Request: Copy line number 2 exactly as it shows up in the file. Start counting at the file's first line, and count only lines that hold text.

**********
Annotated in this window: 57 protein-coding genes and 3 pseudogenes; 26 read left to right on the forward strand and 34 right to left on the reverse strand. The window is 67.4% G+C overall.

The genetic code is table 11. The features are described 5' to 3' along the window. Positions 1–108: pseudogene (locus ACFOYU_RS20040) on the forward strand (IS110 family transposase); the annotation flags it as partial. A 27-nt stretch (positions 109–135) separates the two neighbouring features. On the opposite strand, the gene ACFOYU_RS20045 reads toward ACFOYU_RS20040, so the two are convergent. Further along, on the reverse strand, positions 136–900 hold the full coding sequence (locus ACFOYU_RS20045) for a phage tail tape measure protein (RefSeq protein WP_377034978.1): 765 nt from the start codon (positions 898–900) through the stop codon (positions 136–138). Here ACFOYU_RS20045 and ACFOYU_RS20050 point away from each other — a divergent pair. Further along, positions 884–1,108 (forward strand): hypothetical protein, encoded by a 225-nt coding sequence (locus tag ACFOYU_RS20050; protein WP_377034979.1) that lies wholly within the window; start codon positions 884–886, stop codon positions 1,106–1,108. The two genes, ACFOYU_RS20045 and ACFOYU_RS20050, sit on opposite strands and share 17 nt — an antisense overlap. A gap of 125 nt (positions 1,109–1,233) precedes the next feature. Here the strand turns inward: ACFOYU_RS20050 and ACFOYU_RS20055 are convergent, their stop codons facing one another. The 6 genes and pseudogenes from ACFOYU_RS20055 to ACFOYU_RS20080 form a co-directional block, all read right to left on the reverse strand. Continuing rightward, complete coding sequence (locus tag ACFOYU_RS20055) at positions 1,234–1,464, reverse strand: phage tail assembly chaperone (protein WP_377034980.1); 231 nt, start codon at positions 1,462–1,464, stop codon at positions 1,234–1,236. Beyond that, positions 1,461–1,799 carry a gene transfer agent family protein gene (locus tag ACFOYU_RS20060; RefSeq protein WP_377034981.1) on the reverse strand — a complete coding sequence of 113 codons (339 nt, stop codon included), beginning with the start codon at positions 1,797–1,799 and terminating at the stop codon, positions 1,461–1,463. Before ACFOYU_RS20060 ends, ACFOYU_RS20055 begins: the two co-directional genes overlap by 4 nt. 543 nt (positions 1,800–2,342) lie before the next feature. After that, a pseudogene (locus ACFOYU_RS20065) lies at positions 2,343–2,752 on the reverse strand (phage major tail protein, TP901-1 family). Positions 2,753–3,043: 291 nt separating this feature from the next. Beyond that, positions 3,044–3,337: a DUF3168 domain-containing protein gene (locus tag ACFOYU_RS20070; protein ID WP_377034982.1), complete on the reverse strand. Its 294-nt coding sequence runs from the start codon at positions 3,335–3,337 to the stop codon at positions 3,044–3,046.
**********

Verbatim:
The genetic code is table 11. The features are described 5' to 3' along the window. Positions 1–108: pseudogene (locus ACFOYU_RS20040) on the forward strand (IS110 family transposase); the annotation flags it as partial. A 27-nt stretch (positions 109–135) separates the two neighbouring features. On the opposite strand, the gene ACFOYU_RS20045 reads toward ACFOYU_RS20040, so the two are convergent. Further along, on the reverse strand, positions 136–900 hold the full coding sequence (locus ACFOYU_RS20045) for a phage tail tape measure protein (RefSeq protein WP_377034978.1): 765 nt from the start codon (positions 898–900) through the stop codon (positions 136–138). Here ACFOYU_RS20045 and ACFOYU_RS20050 point away from each other — a divergent pair. Further along, positions 884–1,108 (forward strand): hypothetical protein, encoded by a 225-nt coding sequence (locus tag ACFOYU_RS20050; protein WP_377034979.1) that lies wholly within the window; start codon positions 884–886, stop codon positions 1,106–1,108. The two genes, ACFOYU_RS20045 and ACFOYU_RS20050, sit on opposite strands and share 17 nt — an antisense overlap. A gap of 125 nt (positions 1,109–1,233) precedes the next feature. Here the strand turns inward: ACFOYU_RS20050 and ACFOYU_RS20055 are convergent, their stop codons facing one another. The 6 genes and pseudogenes from ACFOYU_RS20055 to ACFOYU_RS20080 form a co-directional block, all read right to left on the reverse strand. Continuing rightward, complete coding sequence (locus tag ACFOYU_RS20055) at positions 1,234–1,464, reverse strand: phage tail assembly chaperone (protein WP_377034980.1); 231 nt, start codon at positions 1,462–1,464, stop codon at positions 1,234–1,236. Beyond that, positions 1,461–1,799 carry a gene transfer agent family protein gene (locus tag ACFOYU_RS20060; RefSeq protein WP_377034981.1) on the reverse strand — a complete coding sequence of 113 codons (339 nt, stop codon included), beginning with the start codon at positions 1,797–1,799 and terminating at the stop codon, positions 1,461–1,463. Before ACFOYU_RS20060 ends, ACFOYU_RS20055 begins: the two co-directional genes overlap by 4 nt. 543 nt (positions 1,800–2,342) lie before the next feature. After that, a pseudogene (locus ACFOYU_RS20065) lies at positions 2,343–2,752 on the reverse strand (phage major tail protein, TP901-1 family). Positions 2,753–3,043: 291 nt separating this feature from the next. Beyond that, positions 3,044–3,337: a DUF3168 domain-containing protein gene (locus tag ACFOYU_RS20070; protein ID WP_377034982.1), complete on the reverse strand. Its 294-nt coding sequence runs from the start codon at positions 3,335–3,337 to the stop codon at positions 3,044–3,046.